Earlier than the late 1950s, before the construction of the highway we call Interstate 880, Main Street was known as the Oakland-San Jose Road and was the main route between those cities. The main route west was the Alviso Road (now Serra Street). A few hundred feet north was the intersection of a dusty gravel road called Calaveras Road. Its name came from the Calaveras Valley (meaning "place of skulls" for the many animal bones found there by the Spanish explorers) on the other side of the hills to the east of Milpitas. The road ran near the boundary creek, Los Coches, between old Rancho Tularcitos and Rancho Milpitas and was the main route into the mountains and the many farms of the Calaveras Valley beyond. We call that old eastward route Calaveras Blvd. today. It was around these two important trade route crossroads that Milpitas grew up over the course of a century to provide travelers with the services they needed.
When this building was constructed is uncertain but a Sanborn Fire Insurance map of downtown Milpitas dating from 1893 shows a "Lodge Hall" on this site and the timber construction under the stucco was typical of that of the late nineteenth century. The first owner we have a record of was Joseph Pashote (pronounced Pah-shoat).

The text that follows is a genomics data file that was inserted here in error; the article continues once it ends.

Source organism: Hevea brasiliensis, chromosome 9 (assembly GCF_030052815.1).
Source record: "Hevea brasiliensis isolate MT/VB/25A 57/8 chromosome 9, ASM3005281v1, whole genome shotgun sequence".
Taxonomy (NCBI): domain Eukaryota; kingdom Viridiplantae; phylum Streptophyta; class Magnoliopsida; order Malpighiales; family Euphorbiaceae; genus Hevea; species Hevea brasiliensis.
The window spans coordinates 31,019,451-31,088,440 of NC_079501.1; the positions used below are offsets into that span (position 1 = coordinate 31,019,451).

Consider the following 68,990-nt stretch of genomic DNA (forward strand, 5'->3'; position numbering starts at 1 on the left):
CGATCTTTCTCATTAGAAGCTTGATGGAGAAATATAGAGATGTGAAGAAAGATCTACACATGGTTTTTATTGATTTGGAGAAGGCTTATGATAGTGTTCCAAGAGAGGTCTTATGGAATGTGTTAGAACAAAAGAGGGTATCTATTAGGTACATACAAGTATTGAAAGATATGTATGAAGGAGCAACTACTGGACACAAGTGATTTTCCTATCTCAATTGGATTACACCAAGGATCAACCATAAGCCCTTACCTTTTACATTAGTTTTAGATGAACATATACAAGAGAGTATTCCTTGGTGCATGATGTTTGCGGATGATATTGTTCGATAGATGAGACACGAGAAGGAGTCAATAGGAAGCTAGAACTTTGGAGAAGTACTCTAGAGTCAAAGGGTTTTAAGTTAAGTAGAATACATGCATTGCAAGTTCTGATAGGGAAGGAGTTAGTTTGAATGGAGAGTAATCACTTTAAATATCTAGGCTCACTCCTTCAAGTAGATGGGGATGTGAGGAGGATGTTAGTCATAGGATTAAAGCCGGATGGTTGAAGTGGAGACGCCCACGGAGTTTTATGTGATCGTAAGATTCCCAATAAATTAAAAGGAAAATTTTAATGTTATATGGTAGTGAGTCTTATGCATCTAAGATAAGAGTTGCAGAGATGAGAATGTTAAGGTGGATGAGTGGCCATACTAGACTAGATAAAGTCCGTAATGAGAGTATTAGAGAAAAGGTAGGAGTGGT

The Pashotes were an early Portugese immigrant family descended from Joseph Pashote (in the orginal Portugese it was spelled Peixotto). He came from the Azores Islands in the 1880s to settle in the Warm Springs/Irvington area to the north of Milpitas in the present city of Fremont.
In 1908, Pashote came to Milpitas. He bought a store and a barbershop for his sons, one of whom, Johnny Edward Pashote, enlisted in the US Army in WWI. This young man was one of four brave Milpitas boys who died in the Great War and Pashote Street is named after him.
His brother, Joaquim "Jack" Pashote, opened a meat market at this location. The name of the store, “Central Market”, can be read at the entrance to the building imbedded in the threshhold cement. In the late 1930s, Mamie Moretti moved in for a short time with the first beauty shop in Milpitas. After Mamie moved her business south on Main Street, Magdalina Pashote Carlo (sister of Jack Pashote) and her daughter Mary Carlo Valencia (pronounced Vuh-lench) ran a dressmaker's shop there.
In the early 1940s, Alfred and Josephine Simas Carlo bought the market from Al's uncle Jack Pashote and changed the business into a restaurant to serve the motorists traveling from San Jose to Oakland along Main Street. Al did the cooking and Josie waited upon the customers.
In 1999, the historic restaurant was closed and sold by Jim Carlo, son of Al and Josie. The new owners demolished it in 2000 to make room for new development but the antique neon sign that hung over the entrance for half a century now belongs to the Milpitas Historical Society. Today, the site is still vacant pending develoment. For over fifty years, the Kozy Kitchen served meals in the old roadhouse tradition of good food and lots of it.